Irksome ungulates have overrun much of Texas
By Buddy Gough
The old adage about cockroaches and coyotes inheriting the earth should be amended to include feral hogs. Of the three, past history indicates pigs will ultimately triumph because they are capable on consuming roaches and are bigger, smarter and more prolific than the wily coyote.
Domesticated strains of hogs were an important food source when brought to the country by Spanish explorers more than 300 years ago and later by European settlers spreading ever westward from the Atlantic Coast.
The practice of allowing pigs to range freely in the forests enabled the formerly domesticated strains to become ‘hogs gone wild.’ In Texas, their presence was exacerbated in the 1930s with the importation and release of “Russian boars” for sport hunting.
As voracious competitors with livestock and wildlife—not to mention the cause of damage to natural landscapes, grazing pastures, croplands and water sources—feral hogs soon became targets for hunters.
Yet, despite all efforts, the pigs have persisted—surviving, thriving and spreading relentlessly. Texas Parks and Wildlife Department estimates the number of feral hogs in the state at 1.5 million. Their numbers are greatest throughout the eastern half of the state, where they abound on public and private lands. However, hogs have also spread to the western half and can now be found just about anywhere in Texas, including preserves owned by The Nature Conservancy.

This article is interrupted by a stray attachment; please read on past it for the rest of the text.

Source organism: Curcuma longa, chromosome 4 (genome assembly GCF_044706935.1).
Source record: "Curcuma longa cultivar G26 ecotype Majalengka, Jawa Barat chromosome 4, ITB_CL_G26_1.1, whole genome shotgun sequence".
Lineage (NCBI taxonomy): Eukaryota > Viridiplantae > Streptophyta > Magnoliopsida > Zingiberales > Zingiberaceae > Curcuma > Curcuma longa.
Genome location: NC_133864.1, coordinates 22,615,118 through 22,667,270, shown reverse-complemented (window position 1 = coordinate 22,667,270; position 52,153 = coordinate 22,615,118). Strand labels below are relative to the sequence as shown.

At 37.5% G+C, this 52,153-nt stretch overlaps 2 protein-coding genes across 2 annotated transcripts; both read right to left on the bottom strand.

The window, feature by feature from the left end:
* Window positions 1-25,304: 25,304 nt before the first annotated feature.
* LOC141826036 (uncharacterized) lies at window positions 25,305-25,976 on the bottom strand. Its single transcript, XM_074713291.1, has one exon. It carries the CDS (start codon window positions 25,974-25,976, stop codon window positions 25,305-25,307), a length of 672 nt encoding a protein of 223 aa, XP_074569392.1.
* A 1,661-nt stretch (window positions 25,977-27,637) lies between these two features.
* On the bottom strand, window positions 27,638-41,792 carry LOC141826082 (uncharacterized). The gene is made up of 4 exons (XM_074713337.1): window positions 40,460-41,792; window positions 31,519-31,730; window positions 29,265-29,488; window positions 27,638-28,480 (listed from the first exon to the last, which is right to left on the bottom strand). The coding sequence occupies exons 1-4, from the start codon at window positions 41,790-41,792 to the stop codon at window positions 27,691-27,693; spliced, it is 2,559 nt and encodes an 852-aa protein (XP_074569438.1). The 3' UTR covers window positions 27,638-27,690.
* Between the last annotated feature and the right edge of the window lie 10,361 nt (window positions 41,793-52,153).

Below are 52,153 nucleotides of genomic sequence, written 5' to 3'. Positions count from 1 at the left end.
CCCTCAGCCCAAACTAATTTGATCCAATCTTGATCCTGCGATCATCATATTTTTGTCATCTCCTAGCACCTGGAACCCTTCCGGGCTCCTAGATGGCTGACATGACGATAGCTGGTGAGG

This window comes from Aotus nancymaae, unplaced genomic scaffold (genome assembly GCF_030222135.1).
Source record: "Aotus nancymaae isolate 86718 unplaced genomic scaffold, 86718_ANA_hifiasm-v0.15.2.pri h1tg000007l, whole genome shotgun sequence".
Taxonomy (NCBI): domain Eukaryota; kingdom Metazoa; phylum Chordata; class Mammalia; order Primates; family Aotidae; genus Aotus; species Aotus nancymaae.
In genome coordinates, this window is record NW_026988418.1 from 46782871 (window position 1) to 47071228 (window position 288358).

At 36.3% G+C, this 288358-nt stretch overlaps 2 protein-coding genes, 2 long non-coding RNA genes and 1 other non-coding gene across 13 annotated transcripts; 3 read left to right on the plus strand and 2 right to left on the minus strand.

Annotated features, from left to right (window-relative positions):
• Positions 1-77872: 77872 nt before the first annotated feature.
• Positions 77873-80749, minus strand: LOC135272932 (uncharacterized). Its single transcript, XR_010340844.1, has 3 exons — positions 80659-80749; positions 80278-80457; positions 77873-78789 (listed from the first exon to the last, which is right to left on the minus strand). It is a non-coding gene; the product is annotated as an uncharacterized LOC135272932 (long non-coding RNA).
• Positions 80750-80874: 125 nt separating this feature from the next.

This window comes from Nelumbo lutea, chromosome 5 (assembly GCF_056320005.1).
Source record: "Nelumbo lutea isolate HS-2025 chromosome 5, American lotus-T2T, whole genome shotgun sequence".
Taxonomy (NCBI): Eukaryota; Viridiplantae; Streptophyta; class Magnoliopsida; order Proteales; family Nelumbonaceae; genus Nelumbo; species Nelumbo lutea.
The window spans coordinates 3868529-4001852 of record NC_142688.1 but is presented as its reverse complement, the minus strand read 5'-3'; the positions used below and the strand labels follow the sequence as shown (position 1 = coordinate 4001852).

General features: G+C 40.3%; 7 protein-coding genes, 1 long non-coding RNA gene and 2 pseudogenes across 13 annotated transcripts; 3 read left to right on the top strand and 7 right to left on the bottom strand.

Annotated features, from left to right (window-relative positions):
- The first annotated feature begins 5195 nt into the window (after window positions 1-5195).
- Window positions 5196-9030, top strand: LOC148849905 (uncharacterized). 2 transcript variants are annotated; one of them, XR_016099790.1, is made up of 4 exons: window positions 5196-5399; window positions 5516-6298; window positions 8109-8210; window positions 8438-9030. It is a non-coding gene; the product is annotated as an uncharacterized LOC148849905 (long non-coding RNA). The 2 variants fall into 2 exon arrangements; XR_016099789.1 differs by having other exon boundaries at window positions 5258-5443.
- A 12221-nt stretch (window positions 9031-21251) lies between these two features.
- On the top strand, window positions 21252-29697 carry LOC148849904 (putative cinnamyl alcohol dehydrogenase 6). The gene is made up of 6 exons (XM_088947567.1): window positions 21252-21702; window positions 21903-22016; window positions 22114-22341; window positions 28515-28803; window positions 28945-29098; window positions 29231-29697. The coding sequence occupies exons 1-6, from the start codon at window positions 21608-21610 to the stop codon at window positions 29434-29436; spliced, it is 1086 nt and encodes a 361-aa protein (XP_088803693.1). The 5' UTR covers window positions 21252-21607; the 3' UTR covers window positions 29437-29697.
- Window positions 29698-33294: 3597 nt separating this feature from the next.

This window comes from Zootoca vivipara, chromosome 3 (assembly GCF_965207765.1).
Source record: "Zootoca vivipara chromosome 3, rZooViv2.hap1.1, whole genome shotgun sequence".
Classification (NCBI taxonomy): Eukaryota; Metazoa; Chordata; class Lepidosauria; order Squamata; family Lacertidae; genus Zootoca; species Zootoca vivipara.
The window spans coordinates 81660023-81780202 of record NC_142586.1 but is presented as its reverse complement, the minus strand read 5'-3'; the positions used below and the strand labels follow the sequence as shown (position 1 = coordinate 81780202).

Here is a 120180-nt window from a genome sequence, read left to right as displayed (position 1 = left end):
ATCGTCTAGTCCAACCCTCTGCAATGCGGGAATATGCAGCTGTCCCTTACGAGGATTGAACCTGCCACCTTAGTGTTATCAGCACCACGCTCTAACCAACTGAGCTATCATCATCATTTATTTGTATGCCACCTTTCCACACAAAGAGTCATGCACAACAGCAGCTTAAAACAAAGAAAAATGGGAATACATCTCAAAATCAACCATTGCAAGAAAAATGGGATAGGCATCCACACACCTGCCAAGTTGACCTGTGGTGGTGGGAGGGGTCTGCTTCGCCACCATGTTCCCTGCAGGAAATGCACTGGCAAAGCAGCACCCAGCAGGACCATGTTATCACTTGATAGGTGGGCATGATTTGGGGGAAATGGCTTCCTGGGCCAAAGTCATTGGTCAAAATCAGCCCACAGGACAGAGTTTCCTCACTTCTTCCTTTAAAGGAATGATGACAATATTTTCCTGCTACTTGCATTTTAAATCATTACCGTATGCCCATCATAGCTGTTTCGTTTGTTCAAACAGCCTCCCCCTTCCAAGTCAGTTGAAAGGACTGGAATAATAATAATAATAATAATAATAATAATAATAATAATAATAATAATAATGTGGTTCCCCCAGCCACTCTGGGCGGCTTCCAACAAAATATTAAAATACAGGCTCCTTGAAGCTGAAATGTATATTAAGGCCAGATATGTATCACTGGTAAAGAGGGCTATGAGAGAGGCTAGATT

Females typically begin breeding at eight to 10 months of age, and while they usually produce one litter per year, they are capable of producing two, with litters ranging from an average of five piglets to as many as 12. Once they reach maturity, sows weighing 100 pounds or more and boars weighing up to 400 pounds have no natural enemies. With their razor-sharp tusks and armor-plated mantles of scar tissue, the boars are virtually impervious to just about everything short of speeding bullets.
Above all, feral hogs are notoriously omnivorous in comparison to native mammals. Their vegetative diet includes foraging and rooting for roots, bulbs fruits, berries and browse. They are especially fond of acorns and agricultural crops of grain, peanuts, potatoes and melons.
Besides plant matter, feral hogs readily feed on animal matter, including insects, amphibians, reptiles, bird eggs, deer fawns, lambs and carrion of any kind.
Suffice to say, feral hogs are incompatible with many species of native wildlife and the habitat on which they depend. While the eradication of feral hogs is not achievable in many areas where they are too well-established, control of wild populations is highly encouraged.
An integrated combination of hunting and trapping year-round is considered the most efficient means of control. Special hog traps can be obtained or ordered from farm supply outlets, but plans for inexpensive homemade versions can be obtained from the TPWD website.
For more information about The Nature Conservancy's work in Texas, including other invasive species we help control, visit nature.org/texas.